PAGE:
Vaccination as a condition of deployment (VCOD)
On 6 January 2022, the government passed legislation to officially mandate Covid vaccines for some workers in health and social care settings in England. The Health and Social Care Act 2008 (Regulated Activities) (Amendment) (Coronavirus) (No. 2) Regulations 2022 comes into force on 1 April 2022. This followed existing requirements for those entering a CQC-regulated care home in England to work to be fully vaccinated against Covid, unless an exemption applied.
Under the Regulations, from 1 April 2022, vaccination will be a condition of deployment for workers in health and social care settings in England, who are employed or engaged for the provision of a CQC-regulated activity. This includes individuals who are deployed to undertake direct treatment or personal care as part of a CQC-regulated activity, who have direct, face-to-face contact with patients or service users. The Regulations also apply to non-clinical ancillary workers who enter areas which are utilised for the provision of a CQC-regulated activity and who may have social contact with patients, such as receptionists, porters and cleaners. Agency workers, volunteers, locums, students, trainees and contractors are all included within the scope of the requirements.
Affected workers have a 12-week grace period to provide evidence that they are fully vaccinated or exempt, beginning on 6 January 2022 and ending on 31 March 2022. This means workers must receive their first dose of the vaccine by 3 February 2022, to allow for the necessary 8 weeks between doses.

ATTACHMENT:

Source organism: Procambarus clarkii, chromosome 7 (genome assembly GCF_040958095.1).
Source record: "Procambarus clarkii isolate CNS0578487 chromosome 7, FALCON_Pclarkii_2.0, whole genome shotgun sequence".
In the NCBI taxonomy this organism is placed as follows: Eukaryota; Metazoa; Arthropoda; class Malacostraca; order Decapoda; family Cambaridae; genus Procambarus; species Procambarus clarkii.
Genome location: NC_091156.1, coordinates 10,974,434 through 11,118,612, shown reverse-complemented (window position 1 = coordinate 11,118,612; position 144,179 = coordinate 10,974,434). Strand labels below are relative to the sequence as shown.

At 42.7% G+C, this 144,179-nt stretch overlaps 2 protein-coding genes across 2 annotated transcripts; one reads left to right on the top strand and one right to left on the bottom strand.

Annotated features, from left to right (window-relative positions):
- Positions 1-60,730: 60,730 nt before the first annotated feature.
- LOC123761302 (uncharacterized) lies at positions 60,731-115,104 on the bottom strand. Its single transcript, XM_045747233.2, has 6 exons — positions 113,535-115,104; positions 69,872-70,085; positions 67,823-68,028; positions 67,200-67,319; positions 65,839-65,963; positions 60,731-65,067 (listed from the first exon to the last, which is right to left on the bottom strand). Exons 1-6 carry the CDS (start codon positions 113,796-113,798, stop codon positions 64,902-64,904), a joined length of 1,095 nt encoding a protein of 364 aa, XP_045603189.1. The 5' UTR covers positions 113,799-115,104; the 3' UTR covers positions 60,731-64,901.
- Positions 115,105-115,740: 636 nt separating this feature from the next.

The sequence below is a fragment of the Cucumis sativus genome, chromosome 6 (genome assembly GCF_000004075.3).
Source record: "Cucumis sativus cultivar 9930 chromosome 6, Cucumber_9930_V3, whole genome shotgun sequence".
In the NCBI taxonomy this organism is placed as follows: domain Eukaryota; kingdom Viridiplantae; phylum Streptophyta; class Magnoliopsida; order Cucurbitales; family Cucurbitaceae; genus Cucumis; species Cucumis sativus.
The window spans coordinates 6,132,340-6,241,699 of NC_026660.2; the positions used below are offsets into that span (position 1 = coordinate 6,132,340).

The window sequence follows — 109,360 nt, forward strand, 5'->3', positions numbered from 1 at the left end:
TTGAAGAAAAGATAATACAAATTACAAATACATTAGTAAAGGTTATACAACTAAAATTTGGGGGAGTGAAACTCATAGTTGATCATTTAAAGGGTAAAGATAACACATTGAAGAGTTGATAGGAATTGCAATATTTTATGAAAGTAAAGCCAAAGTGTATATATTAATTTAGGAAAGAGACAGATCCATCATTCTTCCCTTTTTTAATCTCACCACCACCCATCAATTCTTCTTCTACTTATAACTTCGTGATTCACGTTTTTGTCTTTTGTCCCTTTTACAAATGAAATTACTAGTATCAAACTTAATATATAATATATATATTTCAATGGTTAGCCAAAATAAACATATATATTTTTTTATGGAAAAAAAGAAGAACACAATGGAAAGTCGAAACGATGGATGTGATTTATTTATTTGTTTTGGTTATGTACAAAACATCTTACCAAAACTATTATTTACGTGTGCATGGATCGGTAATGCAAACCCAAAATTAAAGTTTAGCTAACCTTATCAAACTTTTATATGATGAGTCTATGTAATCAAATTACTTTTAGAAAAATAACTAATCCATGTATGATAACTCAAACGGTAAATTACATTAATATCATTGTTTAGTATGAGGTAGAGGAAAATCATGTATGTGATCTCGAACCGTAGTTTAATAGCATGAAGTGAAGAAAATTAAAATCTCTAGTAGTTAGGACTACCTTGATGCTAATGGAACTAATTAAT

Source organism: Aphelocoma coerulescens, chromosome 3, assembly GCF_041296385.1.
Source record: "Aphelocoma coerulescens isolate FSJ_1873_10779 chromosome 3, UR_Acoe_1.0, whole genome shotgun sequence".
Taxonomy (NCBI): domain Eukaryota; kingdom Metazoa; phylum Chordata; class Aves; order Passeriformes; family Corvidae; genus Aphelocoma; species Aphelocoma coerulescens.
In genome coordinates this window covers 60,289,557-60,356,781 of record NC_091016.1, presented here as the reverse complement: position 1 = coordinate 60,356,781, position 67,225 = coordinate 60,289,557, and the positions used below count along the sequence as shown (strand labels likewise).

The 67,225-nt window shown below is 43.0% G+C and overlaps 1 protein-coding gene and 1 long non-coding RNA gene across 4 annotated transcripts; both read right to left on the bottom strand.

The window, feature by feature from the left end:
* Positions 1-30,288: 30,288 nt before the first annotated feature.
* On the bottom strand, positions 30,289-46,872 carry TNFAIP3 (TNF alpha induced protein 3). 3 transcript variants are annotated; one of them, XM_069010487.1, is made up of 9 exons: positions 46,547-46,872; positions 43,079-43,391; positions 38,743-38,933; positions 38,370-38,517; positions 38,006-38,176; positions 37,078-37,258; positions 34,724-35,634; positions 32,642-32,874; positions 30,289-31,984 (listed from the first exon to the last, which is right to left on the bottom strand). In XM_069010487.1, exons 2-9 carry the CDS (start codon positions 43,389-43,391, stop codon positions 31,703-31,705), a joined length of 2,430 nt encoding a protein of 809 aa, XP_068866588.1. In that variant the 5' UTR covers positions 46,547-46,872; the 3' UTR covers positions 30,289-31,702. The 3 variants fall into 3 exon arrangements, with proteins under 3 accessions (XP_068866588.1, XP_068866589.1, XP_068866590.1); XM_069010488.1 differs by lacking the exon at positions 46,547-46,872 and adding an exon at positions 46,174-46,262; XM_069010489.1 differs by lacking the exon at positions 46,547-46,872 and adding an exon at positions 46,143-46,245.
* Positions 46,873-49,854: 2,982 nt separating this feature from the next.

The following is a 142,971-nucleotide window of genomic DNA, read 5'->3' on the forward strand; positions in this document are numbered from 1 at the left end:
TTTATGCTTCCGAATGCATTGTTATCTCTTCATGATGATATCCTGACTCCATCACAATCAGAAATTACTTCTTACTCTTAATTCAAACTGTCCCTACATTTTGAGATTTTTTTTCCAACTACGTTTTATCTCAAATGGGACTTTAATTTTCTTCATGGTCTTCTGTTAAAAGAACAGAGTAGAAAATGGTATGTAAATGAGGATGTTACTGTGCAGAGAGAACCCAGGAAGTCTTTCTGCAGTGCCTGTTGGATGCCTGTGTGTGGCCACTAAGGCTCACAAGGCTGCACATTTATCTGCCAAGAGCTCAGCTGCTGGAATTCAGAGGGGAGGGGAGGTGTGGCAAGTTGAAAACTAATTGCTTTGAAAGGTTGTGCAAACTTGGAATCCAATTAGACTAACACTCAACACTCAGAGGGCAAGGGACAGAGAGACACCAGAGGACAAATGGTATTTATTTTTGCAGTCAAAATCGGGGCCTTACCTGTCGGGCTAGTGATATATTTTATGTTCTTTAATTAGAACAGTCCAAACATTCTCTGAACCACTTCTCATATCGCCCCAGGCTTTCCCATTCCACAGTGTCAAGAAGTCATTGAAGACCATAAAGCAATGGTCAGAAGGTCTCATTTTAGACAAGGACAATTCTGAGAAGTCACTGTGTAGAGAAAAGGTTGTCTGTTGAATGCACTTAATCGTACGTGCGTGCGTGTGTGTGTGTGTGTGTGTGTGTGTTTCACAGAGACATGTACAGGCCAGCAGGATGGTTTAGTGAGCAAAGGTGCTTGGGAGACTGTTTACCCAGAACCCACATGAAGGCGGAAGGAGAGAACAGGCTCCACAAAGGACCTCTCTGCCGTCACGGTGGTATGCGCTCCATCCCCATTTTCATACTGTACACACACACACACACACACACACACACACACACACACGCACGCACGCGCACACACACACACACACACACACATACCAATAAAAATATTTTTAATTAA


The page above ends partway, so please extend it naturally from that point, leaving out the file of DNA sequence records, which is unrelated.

There are exemptions for those who are: under the age of 18; clinically exempt (including short-term exemptions); taking part or have previously taken part in a clinical trial for a Covid vaccine; and for individuals who don’t have direct, face-to-face contact with patients or service users. There will be no exemption for those who refuse vaccination due to religious beliefs.
Unless the employee is exempt, anyone working in an affected setting will be under a legal requirement to be fully vaccinated. Continuing to deploy an existing employee who contravenes the requirement is likely to be unlawful. Employers will need to redeploy an employee to an alternative role which does not have direct, face to face patient contact, who would otherwise be working in breach of the vaccine requirement. If redeployment is not possible, the employee will need to be dismissed.
The first step for employers is to review and assess which roles are likely to fall within the scope of the new regulations. Employers should then inform these employees of the government’s confirmed plans to require them to have the vaccine and the potential outcomes if they do not provide evidence of vaccination or exemption by the deadline. Organisations should actively support uptake of vaccination through communication and engagement with staff members. One-to-one conversations approached with empathy and respect were found to be the best way to convert hesitancy to uptake. It can be useful to remind employees of any policies permitting time off work for vaccine appointments and, where it is not already offered, providing paid time off can further encourage vaccination.
Employers should also engage with employment agencies and education institutions who provide temporary/bank workers and students/trainees/volunteers, to ensure the necessary evidence is gathered for them. Once complete, managers should prepare to undertake dismissal procedures of those employees who would otherwise be breaching the regulations if they do not provide evidence by 31 March 2022.